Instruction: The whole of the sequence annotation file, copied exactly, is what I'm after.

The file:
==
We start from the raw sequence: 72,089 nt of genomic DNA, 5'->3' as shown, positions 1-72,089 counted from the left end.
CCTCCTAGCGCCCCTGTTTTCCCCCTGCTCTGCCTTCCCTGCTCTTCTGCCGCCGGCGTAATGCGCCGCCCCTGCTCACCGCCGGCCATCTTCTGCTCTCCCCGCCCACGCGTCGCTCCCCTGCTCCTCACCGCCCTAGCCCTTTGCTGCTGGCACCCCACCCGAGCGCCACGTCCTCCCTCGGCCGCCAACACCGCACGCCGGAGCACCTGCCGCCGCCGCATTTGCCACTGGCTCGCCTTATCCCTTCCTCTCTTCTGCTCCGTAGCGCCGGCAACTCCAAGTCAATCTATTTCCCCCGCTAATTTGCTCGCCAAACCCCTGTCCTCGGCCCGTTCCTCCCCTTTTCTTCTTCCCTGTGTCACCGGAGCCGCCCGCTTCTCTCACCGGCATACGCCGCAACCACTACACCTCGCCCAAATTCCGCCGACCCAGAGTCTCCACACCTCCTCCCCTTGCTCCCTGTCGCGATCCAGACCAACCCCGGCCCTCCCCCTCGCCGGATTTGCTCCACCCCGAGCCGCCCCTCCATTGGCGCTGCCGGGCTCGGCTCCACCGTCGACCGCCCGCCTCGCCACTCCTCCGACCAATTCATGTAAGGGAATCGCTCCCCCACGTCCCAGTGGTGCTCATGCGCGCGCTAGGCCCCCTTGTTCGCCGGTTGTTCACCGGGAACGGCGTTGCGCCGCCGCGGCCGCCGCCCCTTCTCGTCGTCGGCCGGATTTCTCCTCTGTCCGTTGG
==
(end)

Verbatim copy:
We start from the raw sequence: 72,089 nt of genomic DNA, 5'->3' as shown, positions 1-72,089 counted from the left end.
CCTCCTAGCGCCCCTGTTTTCCCCCTGCTCTGCCTTCCCTGCTCTTCTGCCGCCGGCGTAATGCGCCGCCCCTGCTCACCGCCGGCCATCTTCTGCTCTCCCCGCCCACGCGTCGCTCCCCTGCTCCTCACCGCCCTAGCCCTTTGCTGCTGGCACCCCACCCGAGCGCCACGTCCTCCCTCGGCCGCCAACACCGCACGCCGGAGCACCTGCCGCCGCCGCATTTGCCACTGGCTCGCCTTATCCCTTCCTCTCTTCTGCTCCGTAGCGCCGGCAACTCCAAGTCAATCTATTTCCCCCGCTAATTTGCTCGCCAAACCCCTGTCCTCGGCCCGTTCCTCCCCTTTTCTTCTTCCCTGTGTCACCGGAGCCGCCCGCTTCTCTCACCGGCATACGCCGCAACCACTACACCTCGCCCAAATTCCGCCGACCCAGAGTCTCCACACCTCCTCCCCTTGCTCCCTGTCGCGATCCAGACCAACCCCGGCCCTCCCCCTCGCCGGATTTGCTCCACCCCGAGCCGCCCCTCCATTGGCGCTGCCGGGCTCGGCTCCACCGTCGACCGCCCGCCTCGCCACTCCTCCGACCAATTCATGTAAGGGAATCGCTCCCCCACGTCCCAGTGGTGCTCATGCGCGCGCTAGGCCCCCTTGTTCGCCGGTTGTTCACCGGGAACGGCGTTGCGCCGCCGCGGCCGCCGCCCCTTCTCGTCGTCGGCCGGATTTCTCCTCTGTCCGTTGG